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So when can our soldiers justifiably, hence lawfully, kill a suspected Taliban bomb-maker? Golsteyn himself recently suggested that if he is guilty of murder for killing an individual he believed would engage in future violence against U.S. And coalition partners, then American drone operators should also be prosecuted for killing those labeled as “unknown insurgent[s].” This assertion intentionally confuses when and under what circumstances individuals become lawful objects of attack in war. At the most basic level, a soldier is permitted to attack — kill — all members of the enemy forces at all times, unless that enemy member is rendered “out of combat” as the result of wounds, sickness or capture.

This attack authority presupposes that the targeted individual has first been properly determined to be such a member of an enemy armed force. In complicated operating environments like Afghanistan, where enemy fighters don’t wear uniforms, the authority to determine enemy membership (hence targeting) is exercised at high levels (except when soldiers are attacked or face an actual risk of imminent attack, making such membership determination unnecessary). Such high-level targeting determinations provide drone operators with the authority needed to conduct their strikes.

Golsteyn said he buried the body then burned it

If, as Golsteyn has asserted, he believed his victim belonged on such a targeting list, he knew the process for making that happen. But even under the most favorable interpretation of the facts he has offered, he impermissibly took it upon himself to make that call.

Furthermore, contrary to the narrative in support of the major, one of the most compelling indicators of a guilty mind is the effort to destroy or hide evidence. According to public reporting and his own admission, Golsteyn not only buried the body after the killing (an odd action to take if you believe you just lawfully killed an enemy combatant), but also returned to the burial site to retrieve the body and burn it in a burn pit. Such alleged actions provide powerful insight into the major’s criminal state of mind at the time of the killing.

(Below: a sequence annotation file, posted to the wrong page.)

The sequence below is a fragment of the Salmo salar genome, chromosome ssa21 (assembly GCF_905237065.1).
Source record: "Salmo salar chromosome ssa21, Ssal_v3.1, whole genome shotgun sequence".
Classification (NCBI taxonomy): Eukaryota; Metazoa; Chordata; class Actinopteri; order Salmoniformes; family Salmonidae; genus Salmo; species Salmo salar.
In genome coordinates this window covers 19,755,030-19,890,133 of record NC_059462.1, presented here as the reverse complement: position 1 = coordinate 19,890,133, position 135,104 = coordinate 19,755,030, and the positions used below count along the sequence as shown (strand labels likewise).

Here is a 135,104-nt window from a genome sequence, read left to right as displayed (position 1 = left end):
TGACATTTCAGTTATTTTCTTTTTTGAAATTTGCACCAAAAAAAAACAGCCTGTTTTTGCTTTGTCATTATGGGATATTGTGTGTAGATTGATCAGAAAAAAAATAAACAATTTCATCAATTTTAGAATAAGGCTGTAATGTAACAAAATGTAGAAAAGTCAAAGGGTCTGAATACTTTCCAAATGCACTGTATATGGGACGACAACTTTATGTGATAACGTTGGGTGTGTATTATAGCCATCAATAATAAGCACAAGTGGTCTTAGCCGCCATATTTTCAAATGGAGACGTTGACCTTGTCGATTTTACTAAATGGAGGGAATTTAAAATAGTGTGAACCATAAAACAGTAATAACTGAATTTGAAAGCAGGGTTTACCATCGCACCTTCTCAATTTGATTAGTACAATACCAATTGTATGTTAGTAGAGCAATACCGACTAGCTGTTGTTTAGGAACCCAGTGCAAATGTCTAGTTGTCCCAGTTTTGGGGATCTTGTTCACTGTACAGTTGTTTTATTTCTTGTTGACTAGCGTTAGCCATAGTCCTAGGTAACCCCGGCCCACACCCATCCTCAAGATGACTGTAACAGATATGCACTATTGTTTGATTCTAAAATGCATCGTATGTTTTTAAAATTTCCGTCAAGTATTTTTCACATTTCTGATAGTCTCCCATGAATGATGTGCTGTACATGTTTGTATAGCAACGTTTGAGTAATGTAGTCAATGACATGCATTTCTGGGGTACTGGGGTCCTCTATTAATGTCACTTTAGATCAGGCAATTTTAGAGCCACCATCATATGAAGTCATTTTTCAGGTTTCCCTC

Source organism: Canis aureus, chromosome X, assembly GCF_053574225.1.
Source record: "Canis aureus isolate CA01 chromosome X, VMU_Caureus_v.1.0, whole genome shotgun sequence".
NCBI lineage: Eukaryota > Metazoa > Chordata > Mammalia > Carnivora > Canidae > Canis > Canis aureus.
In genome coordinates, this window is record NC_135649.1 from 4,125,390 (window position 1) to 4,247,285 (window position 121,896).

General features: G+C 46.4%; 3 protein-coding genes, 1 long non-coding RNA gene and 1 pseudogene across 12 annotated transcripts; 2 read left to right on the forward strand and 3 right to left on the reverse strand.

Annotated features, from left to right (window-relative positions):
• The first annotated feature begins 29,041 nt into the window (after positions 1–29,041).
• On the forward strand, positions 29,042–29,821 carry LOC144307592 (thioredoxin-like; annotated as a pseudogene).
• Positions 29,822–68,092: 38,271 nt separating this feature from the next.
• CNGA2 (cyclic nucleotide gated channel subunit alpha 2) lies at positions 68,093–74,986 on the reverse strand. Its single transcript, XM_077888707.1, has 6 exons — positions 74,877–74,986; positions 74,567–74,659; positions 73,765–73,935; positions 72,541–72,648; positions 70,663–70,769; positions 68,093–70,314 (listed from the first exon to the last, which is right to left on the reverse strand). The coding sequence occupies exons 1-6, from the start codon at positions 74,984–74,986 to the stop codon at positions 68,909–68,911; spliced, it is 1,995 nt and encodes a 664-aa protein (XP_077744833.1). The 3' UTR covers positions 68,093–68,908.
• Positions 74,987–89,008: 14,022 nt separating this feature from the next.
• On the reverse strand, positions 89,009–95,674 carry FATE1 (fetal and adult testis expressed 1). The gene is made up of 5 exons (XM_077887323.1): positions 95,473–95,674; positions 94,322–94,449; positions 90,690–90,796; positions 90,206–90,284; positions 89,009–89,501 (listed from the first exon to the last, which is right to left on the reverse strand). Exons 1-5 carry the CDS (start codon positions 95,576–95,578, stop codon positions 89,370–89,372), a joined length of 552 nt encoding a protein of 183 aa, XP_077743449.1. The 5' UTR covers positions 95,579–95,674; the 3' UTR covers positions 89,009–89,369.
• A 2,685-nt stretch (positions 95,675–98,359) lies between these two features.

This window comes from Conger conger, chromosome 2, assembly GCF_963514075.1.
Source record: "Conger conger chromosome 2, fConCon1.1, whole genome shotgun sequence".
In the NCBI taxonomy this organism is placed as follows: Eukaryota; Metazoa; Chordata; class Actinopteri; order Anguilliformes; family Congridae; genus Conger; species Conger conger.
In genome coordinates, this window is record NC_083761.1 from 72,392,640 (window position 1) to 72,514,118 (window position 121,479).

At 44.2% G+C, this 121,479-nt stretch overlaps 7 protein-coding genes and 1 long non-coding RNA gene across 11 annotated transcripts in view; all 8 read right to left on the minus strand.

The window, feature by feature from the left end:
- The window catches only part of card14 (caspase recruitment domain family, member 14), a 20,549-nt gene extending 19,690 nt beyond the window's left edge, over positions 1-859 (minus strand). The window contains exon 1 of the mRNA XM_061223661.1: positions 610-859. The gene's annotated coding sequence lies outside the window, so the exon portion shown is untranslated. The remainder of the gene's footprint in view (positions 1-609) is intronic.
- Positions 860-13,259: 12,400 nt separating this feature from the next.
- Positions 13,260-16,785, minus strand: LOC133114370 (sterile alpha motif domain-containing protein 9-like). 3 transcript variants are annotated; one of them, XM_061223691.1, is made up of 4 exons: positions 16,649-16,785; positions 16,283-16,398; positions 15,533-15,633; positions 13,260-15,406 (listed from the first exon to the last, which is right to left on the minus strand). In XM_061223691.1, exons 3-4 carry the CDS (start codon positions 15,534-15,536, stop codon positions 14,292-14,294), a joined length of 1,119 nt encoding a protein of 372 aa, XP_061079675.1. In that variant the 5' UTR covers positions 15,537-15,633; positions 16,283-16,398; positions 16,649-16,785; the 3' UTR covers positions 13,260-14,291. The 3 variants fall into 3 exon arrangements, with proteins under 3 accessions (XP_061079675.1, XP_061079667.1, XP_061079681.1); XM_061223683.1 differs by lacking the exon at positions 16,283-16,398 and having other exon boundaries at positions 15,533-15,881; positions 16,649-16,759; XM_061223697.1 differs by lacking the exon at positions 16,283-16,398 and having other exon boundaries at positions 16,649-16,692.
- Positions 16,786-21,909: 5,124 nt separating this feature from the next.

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Major Golsteyn may have been frustrated by the legal limits on his authority to eliminate someone he believed deserved that fate. And if he is guilty of murder, he may indeed be a sympathetic figure, a good soldier who made a terribly bad decision. But individual soldiers don’t get to make their own rules of war, deciding based on their own sense of right and wrong who lives and who dies.

Military duty provides an opportunity to engage in violence, made lawful when conducted within the clear legal and policy framework adopted by our nation.

Otherwise, killing is just murder. Fortunately, most of those who have walked in the same shoes have made the right choices, and it is their honor that will be validated by letting this process run its course.

Geoffrey S. Corn, a retired Army lieutenant colonel and formerly the Army’s top law of war adviser, is Vinson & Elkins Professor of Law at South Texas College of Law Houston. Rachel E. VanLandingham, a retired Air Force lieutenant colonel and judge advocate, is a law professor at Southwestern Law School and served as a law of war legal adviser at U.S. Central Command from 2006-2010. Follow Rachel on Twitter: @rachelv12.